MISS AUSTEN AND THE POOR.
[TO THE EDITOR OP THE " SPECTATOR."]
SIE,—May I suggest that in your article of last week yen do a little less than justice to the author of "Emma "P You say that " even in her most serious mood she never suggests that the rich and the intelligent have any duties towards the poor." Oddly enough, it is in "Emma" itself that the refutation of this too sweeping assertion may be found. In chapter x. Emma and Harriet pay a charitable visit to a sick family.
"'They were now approaching the cottage,' we road, 'and all idle topics were superseded. Emma was very compassionate and the distresses of the poor were as sure of relief from her personal attention and kindness, her counsel and her patience, as from her purse. She understood their ways, could allow for their ignorance and their temptations, had no romantic expectations of extra- ordinary virtue from those for whom education had done so little, entered into their troubles with ready sympathy, and always gave her assistance with as much intelligence as good-will.'"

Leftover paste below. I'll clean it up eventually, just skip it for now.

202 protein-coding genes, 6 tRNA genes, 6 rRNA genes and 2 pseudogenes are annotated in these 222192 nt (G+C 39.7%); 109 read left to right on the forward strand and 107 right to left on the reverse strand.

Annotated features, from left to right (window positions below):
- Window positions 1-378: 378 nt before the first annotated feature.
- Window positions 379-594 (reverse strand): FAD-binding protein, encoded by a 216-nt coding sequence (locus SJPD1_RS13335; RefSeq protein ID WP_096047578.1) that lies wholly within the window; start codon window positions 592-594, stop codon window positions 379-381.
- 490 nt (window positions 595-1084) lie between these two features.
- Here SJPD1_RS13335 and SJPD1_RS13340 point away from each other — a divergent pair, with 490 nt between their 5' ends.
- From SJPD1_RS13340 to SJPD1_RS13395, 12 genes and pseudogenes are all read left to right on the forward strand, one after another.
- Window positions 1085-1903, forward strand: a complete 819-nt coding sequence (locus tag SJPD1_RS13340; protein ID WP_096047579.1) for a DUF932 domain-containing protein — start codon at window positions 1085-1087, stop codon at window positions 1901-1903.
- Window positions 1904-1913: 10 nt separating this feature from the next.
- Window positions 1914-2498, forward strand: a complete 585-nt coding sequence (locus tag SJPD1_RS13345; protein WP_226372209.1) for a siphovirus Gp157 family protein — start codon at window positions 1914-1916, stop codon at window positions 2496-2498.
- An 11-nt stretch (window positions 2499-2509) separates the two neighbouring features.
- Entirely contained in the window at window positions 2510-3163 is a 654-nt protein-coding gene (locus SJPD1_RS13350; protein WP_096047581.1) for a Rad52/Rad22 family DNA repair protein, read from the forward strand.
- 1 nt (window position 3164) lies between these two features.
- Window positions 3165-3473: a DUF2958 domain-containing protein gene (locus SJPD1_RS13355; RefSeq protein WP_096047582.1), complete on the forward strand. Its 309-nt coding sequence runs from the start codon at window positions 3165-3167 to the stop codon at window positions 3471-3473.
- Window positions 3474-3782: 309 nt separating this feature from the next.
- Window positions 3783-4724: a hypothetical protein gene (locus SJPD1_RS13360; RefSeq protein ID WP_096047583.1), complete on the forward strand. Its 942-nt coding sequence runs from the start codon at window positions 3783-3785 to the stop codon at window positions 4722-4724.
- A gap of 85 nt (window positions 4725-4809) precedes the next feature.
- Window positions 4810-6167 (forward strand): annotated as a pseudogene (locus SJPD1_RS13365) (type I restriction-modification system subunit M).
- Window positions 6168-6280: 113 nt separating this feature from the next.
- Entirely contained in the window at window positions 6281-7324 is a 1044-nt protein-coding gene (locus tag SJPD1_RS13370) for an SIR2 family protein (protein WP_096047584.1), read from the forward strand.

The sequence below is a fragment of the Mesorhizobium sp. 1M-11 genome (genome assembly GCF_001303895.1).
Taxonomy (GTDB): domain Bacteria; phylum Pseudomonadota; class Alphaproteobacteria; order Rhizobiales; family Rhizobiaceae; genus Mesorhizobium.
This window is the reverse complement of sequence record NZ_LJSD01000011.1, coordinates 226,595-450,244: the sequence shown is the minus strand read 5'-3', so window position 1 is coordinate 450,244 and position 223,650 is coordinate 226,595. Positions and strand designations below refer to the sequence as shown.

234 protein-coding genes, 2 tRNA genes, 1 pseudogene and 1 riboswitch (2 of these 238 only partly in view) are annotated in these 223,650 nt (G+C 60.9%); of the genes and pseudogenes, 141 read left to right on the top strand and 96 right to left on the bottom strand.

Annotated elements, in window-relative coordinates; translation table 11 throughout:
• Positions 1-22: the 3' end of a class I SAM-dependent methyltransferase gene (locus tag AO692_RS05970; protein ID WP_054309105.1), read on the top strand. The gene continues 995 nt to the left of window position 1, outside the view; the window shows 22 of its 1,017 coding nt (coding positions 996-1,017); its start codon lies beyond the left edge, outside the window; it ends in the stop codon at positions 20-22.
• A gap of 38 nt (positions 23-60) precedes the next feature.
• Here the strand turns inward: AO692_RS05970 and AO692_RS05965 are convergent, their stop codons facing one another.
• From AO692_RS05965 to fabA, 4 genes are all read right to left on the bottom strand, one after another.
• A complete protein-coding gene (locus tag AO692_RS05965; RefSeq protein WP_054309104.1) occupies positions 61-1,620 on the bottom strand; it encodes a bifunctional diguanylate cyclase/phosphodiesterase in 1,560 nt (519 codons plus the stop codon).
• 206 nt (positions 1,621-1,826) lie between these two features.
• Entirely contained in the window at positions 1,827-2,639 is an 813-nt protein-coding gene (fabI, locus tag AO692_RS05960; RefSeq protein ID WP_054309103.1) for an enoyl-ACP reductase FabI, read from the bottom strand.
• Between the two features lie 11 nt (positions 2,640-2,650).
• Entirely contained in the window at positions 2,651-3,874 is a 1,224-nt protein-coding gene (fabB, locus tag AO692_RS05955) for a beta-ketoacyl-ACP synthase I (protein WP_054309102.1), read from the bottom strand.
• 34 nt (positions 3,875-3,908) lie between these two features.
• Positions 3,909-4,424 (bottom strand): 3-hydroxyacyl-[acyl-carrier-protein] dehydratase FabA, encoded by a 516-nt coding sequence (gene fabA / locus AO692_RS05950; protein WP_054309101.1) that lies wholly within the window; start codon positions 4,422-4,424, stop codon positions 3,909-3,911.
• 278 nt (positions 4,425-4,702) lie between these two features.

It is true this is only a solitary instance, but it surely is so characteristic of Miss Austen's good sense and sound judg- ment that it should exonerate her from the charge made in your article.—I am, Sir, &c., S. H. HAMER. Ladywell, 69 Dartmouth Park Hai, London, N.W.
[We apologize most sincerely. The passage quoted shows that Emma might have become—especially when married to so humane and sensible a man as Mr. Knightley—a worthy member of the Charity Organization Society.—En. Spectator.]